Gold stolen in Toronto airport heist likely in India or Dubai, police say

Peel Regional Police said nine persons allegedly stole more than $20 million in gold bars from an Air Canada storage facility at Toronto Pearson International Airport. The investigation’s costs may surpass $10 million.

Gold stolen from Toronto airport heist likely in India or Dubai, police say
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Law enforcement are claiming the gold stolen during the Pearson Airport heist in April is likely in Dubai or India.

Peel Regional Police first announced April 17 that several persons stole more than $20 million in gold bars from an Air Canada storage facility at the airport. 

The gold bars came from a Zurich, Switzerland refinery, where it arrived at the facility that evening.

Using fake documents, a suspect drove off after loading the cargo into a five-tonne delivery truck. It disappeared in a rural area of Milton, Ontario. 

Police could not immediately track the truck.

Brink’s Canada is suing Air Canada over the stolen goods.

The majority of the gold is believed to be abroad, though some was melted down in a Toronto jewelry shop. 

“We believe a large portion has gone overseas to two markets that are flushed with gold — that would be Dubai or India — where you can take gold with serial numbers on it, and they will still honour it and melt it down,” Det.-Sgt. Mike Mavity told the Peel Police Service Board during a June 21 meeting. 

He earlier said only $89,000 of the $20 million had been recovered.

Following the heist, law enforcement laid 19 charges for nine persons with alleged involvement.

Two of the men were Air Canada employees Parmpal Sidhu, 54, and Simran Preet Panesar, 31. They were charged with theft over $5,000 and conspiracy to commit an indictable offence.

Panesar is currently abroad in either the United Kingdom or India. Police said his lawyer is working toward his surrender.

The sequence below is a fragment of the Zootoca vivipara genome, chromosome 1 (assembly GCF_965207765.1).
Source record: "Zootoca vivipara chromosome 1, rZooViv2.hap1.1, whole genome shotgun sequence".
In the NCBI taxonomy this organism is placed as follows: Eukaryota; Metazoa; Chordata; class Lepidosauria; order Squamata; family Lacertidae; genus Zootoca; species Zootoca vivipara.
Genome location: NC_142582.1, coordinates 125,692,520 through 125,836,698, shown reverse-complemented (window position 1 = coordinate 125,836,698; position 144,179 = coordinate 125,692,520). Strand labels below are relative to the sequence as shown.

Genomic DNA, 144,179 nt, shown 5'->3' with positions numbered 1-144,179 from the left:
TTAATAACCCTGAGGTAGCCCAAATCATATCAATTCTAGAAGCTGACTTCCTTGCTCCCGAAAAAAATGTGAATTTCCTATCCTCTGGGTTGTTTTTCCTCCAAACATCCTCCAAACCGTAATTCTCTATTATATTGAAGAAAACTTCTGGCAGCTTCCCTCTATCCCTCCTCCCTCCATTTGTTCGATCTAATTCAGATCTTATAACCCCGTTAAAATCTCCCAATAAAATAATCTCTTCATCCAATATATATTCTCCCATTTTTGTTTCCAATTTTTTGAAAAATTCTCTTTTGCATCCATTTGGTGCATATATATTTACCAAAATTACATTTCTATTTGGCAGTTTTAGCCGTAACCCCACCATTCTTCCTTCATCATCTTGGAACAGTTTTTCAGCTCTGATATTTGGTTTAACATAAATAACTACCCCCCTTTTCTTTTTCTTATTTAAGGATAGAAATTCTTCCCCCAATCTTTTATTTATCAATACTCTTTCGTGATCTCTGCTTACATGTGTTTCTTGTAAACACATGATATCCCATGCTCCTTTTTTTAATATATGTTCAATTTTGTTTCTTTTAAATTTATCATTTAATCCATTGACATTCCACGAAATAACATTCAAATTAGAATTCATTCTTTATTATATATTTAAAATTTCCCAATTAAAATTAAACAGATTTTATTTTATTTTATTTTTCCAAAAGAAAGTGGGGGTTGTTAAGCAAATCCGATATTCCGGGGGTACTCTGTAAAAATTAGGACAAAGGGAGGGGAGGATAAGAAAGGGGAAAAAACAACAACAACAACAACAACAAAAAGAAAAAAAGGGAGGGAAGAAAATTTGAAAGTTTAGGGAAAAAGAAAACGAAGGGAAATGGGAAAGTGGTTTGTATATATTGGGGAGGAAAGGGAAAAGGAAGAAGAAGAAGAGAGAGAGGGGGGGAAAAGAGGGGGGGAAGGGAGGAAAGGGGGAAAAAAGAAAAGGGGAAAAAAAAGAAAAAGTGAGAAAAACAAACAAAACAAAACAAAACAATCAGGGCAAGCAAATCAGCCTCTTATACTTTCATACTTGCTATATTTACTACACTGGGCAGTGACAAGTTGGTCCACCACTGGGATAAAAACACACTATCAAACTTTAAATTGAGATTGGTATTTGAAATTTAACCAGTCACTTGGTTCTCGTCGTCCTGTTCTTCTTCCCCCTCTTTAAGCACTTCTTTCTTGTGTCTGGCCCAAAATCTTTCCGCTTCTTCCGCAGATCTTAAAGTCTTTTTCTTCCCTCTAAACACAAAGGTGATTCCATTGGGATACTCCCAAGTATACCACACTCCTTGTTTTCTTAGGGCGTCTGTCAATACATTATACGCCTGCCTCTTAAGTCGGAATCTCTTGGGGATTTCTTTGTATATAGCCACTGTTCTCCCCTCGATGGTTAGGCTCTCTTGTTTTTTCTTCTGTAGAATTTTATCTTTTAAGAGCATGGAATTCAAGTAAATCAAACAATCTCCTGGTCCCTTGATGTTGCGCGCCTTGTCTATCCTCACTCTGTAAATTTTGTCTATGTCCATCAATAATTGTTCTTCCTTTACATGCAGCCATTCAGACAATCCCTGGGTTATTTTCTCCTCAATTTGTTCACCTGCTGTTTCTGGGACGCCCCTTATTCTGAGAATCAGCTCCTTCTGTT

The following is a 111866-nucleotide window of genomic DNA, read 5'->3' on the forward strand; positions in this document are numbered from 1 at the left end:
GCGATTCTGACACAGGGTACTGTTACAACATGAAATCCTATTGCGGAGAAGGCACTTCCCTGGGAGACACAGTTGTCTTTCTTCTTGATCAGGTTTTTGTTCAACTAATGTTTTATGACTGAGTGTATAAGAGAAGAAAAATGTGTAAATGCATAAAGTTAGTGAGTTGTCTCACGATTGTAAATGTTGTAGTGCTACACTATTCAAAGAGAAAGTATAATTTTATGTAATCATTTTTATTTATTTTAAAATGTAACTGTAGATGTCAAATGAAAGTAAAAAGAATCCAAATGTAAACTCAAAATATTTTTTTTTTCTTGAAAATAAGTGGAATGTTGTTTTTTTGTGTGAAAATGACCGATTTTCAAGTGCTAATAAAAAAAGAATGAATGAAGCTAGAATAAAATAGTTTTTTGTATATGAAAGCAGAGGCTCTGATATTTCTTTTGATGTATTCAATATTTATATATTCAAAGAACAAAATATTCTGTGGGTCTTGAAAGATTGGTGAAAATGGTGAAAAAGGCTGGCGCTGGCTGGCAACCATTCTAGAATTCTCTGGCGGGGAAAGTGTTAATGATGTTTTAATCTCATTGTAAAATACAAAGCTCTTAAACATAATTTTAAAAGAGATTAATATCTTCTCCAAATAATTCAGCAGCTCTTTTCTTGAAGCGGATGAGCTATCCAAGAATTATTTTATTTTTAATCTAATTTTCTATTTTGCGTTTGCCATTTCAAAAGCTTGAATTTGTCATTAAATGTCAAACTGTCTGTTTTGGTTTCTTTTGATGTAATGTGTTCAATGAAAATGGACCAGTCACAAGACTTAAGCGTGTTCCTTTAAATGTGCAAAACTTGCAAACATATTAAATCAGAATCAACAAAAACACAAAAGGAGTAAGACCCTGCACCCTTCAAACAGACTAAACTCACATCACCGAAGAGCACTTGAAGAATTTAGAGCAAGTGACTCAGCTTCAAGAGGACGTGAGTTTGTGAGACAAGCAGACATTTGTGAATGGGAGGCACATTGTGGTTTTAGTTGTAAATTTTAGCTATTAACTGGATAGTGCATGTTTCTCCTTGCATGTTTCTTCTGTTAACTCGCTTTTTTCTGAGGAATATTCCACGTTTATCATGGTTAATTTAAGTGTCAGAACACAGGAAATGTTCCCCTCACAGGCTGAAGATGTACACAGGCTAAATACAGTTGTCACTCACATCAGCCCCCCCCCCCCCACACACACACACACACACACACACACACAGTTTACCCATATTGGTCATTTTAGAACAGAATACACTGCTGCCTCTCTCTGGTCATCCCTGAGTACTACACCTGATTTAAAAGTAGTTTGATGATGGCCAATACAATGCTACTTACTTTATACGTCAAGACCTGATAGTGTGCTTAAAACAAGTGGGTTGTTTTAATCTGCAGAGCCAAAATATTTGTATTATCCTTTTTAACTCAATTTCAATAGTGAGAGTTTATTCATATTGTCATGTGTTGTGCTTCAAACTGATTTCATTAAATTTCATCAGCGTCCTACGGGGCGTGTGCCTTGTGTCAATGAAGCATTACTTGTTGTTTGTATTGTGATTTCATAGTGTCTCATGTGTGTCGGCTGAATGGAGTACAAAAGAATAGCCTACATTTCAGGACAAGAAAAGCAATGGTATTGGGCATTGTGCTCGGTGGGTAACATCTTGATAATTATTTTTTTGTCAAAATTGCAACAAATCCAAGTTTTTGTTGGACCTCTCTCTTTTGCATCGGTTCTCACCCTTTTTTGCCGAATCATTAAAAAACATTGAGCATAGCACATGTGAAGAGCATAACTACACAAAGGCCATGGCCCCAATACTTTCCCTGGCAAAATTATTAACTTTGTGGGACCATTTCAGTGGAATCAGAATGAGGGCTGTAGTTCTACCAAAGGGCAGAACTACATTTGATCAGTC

Others accused include Prasath Paramalingam, 35; Archit Grover, 36; Ali Raza, 37; Amit Jalota, 40; Arsalan Chaudhary, 42; Ammad Chaudhary, 43; and Durante King-Mclean, 25.

Six of the suspects have been released on bail, as their charges reflect non-violent crimes.

Panesar and Chaudhary both face Canada-wide warrants, while King-Mclean remains in the United States. 

“We are guided by the Criminal Code and we have to release them,” Det.-Sgt. Mavity said. “I think if we were to hold them for bail, it would jeopardize the prosecution, which is why the decision that we made to release them on bail.”

Police also highlighted June 21 that firearms trafficking may have also been committed as part of the heist.

“This isn’t just about gold. This is about how gold becomes guns,” said Nando Iannicca, chair of the Peel Police Service Board, in response. “Gold can be remade, but people’s lives, and what happens when guns are involved, cannot.”

The investigation involved 20 Peel Regional Police officers, who logged over 28,000 regular hours and 9,500 overtime hours. Det. Gordon Oakes said that translates into significant costs.

Police board member Alan Boughton pegged costs at $5.293 million. “The project’s not even near the end,” he said.

“I’m saying this as the chair of the finance committee, a crime like this could be $10 million as a cost to Peel by the time it’s all said and done.”

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